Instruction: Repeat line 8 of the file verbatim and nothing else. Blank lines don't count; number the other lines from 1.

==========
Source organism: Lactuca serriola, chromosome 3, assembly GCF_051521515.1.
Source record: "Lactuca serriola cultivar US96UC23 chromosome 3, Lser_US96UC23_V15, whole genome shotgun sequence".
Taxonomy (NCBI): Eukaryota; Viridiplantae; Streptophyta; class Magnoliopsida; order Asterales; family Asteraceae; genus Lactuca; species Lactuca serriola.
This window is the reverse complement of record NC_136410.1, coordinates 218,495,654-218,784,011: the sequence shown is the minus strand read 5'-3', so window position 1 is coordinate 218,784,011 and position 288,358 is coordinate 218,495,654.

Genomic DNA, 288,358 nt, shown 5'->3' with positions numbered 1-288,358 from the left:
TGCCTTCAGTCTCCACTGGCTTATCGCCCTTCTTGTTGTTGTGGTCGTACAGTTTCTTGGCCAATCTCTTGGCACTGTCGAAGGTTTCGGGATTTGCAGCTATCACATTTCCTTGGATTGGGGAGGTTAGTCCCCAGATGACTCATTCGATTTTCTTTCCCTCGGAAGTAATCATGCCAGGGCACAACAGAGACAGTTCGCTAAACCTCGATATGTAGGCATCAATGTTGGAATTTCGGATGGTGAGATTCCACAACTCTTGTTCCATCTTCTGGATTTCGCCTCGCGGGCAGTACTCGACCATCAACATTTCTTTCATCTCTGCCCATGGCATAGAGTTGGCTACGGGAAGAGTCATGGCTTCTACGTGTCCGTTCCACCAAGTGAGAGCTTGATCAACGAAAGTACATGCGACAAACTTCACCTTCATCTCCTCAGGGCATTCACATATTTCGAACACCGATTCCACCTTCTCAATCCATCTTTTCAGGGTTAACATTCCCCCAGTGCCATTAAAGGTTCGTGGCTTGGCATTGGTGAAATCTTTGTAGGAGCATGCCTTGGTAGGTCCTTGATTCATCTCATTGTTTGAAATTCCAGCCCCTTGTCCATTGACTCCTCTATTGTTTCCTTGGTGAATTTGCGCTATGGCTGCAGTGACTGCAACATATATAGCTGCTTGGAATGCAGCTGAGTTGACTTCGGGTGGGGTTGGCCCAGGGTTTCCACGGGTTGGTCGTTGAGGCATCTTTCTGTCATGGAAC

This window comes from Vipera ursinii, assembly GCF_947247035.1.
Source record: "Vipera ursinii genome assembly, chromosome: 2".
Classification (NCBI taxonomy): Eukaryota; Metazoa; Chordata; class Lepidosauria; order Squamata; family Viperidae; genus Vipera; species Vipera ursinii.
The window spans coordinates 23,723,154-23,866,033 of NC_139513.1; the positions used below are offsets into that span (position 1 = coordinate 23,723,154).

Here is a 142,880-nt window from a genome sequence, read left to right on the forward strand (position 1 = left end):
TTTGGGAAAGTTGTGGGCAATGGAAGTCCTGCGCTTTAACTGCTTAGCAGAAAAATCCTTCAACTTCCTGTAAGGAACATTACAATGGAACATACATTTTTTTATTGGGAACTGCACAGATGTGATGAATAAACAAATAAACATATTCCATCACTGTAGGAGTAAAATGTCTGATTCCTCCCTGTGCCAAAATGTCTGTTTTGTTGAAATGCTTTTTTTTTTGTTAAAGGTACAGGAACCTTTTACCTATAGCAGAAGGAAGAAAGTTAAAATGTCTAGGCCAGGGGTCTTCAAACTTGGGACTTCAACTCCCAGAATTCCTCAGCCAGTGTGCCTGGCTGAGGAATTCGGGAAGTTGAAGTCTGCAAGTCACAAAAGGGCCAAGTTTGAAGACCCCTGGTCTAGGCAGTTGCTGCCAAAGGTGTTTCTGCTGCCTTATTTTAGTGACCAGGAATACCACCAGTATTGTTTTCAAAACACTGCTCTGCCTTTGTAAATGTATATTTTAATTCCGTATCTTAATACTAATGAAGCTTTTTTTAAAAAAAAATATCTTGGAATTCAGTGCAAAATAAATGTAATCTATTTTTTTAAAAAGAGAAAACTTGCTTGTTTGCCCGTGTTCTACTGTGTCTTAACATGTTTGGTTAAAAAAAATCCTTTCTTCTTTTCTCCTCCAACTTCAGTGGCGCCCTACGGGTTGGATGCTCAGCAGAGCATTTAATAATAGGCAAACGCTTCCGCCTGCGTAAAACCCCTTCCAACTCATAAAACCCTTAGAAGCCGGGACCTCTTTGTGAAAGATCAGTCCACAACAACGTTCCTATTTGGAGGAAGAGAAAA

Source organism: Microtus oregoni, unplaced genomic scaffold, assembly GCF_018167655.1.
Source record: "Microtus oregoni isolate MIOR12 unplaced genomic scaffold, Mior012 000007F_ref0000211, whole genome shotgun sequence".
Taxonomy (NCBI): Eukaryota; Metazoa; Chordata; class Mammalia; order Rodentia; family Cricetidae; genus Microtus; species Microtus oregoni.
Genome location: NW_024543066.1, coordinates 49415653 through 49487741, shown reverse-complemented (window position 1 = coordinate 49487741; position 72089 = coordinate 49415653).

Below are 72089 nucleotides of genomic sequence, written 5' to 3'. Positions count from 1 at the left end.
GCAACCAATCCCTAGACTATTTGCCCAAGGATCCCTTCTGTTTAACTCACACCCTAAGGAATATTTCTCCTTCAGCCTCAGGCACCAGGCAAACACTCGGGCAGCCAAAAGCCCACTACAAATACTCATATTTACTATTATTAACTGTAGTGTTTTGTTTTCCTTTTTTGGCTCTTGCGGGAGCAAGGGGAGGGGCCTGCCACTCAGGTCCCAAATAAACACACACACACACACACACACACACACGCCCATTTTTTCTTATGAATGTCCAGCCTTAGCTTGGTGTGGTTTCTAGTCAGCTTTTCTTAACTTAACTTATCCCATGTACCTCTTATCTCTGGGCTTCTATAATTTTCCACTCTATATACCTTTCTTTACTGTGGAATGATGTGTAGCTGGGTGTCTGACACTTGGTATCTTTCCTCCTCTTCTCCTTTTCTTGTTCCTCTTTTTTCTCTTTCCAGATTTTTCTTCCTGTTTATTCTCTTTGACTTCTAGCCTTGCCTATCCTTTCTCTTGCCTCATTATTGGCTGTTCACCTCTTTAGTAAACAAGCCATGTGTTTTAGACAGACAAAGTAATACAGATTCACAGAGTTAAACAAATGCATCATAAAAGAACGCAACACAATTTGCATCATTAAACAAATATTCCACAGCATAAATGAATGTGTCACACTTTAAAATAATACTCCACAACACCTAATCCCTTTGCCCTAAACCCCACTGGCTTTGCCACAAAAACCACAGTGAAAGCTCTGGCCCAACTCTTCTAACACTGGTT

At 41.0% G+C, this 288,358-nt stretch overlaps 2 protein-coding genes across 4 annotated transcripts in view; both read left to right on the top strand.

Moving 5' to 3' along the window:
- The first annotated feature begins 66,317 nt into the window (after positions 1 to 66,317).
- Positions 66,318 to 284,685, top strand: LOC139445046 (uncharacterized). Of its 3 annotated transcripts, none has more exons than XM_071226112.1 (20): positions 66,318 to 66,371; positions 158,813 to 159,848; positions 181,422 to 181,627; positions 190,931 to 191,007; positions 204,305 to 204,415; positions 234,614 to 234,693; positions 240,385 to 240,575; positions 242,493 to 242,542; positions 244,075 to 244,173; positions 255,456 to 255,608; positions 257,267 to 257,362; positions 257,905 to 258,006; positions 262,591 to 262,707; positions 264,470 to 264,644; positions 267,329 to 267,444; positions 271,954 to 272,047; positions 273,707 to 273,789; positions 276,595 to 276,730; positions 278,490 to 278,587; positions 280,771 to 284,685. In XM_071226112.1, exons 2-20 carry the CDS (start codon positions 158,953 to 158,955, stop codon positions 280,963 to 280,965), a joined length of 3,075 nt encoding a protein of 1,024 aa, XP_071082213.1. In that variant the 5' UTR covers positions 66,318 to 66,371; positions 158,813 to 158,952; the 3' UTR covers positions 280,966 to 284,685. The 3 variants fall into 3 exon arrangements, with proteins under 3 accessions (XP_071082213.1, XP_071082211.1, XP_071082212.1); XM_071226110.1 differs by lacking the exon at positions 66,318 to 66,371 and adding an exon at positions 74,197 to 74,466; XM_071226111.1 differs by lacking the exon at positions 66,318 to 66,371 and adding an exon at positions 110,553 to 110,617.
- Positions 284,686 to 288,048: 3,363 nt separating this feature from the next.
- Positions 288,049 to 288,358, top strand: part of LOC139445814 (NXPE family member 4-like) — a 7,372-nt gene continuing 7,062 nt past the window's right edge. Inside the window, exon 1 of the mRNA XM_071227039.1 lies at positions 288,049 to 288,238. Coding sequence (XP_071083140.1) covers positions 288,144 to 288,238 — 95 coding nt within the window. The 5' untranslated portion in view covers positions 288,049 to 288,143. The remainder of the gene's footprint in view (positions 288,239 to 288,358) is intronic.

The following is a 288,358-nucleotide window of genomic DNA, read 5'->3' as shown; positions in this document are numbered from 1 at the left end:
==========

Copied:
Source record: "Vipera ursinii genome assembly, chromosome: 2".